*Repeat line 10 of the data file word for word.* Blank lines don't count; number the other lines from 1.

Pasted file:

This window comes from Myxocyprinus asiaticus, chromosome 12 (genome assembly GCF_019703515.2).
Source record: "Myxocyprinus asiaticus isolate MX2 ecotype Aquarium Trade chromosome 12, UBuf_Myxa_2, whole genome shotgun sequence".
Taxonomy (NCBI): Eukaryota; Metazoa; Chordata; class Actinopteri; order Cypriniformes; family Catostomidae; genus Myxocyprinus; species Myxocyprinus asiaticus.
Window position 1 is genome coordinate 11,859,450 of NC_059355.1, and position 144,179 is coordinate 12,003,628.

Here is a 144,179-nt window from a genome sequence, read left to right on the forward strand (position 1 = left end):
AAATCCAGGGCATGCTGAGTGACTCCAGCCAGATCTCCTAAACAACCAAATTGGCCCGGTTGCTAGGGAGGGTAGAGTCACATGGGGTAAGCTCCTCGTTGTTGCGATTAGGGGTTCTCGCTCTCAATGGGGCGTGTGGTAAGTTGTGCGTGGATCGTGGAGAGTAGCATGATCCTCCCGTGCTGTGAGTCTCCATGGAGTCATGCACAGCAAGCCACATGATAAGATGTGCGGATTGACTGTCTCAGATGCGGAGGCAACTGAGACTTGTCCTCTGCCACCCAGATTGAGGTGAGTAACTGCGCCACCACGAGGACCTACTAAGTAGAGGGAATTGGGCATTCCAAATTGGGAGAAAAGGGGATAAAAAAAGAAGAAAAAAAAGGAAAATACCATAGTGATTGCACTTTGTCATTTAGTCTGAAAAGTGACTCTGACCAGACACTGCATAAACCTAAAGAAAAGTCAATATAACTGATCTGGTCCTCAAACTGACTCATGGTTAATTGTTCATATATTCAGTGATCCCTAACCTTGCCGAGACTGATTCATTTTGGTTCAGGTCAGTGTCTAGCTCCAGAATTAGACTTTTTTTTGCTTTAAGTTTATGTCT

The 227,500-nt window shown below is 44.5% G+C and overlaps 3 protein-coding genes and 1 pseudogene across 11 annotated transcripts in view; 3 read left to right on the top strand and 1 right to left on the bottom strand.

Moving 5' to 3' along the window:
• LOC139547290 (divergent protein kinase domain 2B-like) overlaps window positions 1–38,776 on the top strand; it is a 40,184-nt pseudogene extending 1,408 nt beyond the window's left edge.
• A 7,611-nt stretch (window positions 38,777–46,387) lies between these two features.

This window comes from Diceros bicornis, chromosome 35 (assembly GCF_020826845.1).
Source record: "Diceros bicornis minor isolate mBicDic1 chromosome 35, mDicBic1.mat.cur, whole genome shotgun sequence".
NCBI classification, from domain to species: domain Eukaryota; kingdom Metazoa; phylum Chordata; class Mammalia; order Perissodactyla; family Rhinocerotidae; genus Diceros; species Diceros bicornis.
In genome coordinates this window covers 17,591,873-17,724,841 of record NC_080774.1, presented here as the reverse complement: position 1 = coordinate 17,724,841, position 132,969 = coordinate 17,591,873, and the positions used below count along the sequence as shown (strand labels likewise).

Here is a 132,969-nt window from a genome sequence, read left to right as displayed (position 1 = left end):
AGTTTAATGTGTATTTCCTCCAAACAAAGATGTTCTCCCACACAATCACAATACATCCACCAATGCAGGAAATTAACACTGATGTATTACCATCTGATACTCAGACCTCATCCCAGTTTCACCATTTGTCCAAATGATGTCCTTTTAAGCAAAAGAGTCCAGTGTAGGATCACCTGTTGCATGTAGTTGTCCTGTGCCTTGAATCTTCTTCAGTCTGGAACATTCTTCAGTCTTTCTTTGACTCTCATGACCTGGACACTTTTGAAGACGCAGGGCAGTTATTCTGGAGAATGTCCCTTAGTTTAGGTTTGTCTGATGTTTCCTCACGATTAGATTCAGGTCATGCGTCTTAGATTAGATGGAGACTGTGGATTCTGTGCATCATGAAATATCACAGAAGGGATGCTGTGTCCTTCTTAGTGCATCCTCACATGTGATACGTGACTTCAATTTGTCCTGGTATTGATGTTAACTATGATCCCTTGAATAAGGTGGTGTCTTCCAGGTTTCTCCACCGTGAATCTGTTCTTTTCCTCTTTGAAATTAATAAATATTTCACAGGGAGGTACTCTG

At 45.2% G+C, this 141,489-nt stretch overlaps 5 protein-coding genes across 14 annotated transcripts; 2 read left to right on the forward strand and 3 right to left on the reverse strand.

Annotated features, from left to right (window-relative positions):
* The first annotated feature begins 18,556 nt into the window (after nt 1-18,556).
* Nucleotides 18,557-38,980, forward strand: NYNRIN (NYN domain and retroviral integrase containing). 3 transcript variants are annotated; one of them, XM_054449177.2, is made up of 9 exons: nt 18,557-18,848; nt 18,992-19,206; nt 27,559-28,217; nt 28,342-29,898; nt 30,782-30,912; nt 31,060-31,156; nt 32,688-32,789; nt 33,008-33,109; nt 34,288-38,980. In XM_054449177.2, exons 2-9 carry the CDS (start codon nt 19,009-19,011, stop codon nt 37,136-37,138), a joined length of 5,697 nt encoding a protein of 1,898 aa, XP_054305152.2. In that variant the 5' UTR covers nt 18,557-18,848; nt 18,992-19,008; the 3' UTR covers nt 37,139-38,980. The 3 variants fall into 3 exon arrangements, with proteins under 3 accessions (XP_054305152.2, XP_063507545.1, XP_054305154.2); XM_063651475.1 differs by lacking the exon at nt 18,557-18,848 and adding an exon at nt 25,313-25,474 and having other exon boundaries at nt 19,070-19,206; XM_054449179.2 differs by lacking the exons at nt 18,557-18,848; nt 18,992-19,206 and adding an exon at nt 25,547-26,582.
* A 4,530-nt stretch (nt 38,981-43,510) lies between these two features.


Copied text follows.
• A 7,611-nt stretch (window positions 38,777–46,387) lies between these two features.